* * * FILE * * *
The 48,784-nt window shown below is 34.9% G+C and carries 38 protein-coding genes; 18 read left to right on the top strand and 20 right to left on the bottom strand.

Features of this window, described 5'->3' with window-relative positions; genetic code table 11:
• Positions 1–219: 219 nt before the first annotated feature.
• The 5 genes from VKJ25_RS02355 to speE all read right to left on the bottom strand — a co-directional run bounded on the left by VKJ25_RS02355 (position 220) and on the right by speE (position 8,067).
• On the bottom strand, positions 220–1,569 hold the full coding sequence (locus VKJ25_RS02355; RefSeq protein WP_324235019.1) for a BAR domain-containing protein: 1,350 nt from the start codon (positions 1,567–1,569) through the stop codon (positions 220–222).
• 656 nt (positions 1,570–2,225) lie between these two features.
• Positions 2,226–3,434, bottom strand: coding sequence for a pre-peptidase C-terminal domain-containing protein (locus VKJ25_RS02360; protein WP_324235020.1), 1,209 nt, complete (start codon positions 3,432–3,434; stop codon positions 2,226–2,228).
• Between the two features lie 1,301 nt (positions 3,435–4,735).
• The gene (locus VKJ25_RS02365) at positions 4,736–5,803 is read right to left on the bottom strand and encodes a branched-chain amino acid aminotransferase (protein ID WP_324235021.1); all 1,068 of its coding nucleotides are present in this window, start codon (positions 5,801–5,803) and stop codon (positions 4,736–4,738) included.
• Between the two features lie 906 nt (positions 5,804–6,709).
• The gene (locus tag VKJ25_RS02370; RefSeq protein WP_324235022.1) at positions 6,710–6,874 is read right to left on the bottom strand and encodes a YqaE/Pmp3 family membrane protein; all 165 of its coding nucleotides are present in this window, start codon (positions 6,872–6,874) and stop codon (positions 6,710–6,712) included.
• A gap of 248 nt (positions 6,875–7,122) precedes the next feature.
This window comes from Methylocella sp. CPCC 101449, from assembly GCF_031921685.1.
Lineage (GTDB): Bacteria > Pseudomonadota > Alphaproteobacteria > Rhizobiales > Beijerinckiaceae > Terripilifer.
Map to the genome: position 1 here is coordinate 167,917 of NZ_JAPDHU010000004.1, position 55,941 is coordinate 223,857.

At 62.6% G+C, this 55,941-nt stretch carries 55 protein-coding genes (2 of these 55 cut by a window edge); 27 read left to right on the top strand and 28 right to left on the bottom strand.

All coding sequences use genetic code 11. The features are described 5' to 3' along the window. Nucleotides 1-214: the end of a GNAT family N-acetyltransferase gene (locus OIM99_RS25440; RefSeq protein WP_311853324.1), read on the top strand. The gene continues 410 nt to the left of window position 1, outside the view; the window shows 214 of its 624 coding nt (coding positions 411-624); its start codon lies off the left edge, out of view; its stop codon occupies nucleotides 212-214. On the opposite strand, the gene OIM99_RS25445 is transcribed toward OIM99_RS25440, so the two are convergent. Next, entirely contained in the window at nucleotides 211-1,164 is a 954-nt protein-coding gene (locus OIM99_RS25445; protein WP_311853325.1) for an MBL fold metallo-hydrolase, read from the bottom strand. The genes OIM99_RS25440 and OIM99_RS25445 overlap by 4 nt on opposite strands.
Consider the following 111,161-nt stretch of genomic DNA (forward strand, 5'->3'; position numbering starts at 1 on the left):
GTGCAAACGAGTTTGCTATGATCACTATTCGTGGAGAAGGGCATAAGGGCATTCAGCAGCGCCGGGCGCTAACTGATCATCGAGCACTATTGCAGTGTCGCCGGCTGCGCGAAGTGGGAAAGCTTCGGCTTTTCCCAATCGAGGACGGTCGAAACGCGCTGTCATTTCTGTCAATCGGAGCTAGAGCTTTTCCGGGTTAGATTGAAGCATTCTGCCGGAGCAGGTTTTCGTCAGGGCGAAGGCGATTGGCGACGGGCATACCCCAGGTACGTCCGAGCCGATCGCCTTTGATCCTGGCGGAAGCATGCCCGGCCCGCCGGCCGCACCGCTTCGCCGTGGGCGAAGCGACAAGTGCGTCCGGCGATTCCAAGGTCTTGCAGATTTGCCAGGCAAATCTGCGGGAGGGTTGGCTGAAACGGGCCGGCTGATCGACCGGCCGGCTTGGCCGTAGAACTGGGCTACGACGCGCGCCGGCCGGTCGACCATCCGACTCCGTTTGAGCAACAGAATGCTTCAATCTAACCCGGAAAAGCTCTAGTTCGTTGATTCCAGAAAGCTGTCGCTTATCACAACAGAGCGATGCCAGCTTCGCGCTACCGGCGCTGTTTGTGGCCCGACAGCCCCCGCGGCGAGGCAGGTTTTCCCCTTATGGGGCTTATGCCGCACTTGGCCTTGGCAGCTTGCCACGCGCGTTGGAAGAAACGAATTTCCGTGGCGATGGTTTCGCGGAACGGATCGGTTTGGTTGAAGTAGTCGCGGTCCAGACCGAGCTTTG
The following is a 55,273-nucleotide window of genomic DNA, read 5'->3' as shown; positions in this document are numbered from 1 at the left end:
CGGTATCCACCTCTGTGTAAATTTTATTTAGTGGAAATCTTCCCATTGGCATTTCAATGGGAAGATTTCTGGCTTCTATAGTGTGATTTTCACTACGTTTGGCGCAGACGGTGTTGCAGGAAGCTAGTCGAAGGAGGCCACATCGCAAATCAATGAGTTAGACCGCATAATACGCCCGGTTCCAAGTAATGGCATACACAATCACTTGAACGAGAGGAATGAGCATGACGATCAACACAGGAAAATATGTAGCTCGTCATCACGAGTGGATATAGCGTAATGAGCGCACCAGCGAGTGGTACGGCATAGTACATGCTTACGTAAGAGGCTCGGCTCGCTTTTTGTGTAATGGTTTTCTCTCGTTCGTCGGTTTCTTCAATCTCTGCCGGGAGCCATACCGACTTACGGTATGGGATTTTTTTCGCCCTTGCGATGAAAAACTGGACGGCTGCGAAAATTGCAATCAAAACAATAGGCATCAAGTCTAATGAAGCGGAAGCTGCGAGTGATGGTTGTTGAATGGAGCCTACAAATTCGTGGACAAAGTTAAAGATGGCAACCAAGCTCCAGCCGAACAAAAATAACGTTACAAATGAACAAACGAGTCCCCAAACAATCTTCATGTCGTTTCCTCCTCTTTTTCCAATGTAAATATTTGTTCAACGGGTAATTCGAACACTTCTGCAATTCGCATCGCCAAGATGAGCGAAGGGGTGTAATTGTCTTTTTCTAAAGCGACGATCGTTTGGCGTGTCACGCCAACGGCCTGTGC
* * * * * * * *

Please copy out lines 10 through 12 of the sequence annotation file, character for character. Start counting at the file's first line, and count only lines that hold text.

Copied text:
• Between the two features lie 906 nt (positions 5,804–6,709).
• The gene (locus tag VKJ25_RS02370; RefSeq protein WP_324235022.1) at positions 6,710–6,874 is read right to left on the bottom strand and encodes a YqaE/Pmp3 family membrane protein; all 165 of its coding nucleotides are present in this window, start codon (positions 6,872–6,874) and stop codon (positions 6,710–6,712) included.
• A gap of 248 nt (positions 6,875–7,122) precedes the next feature.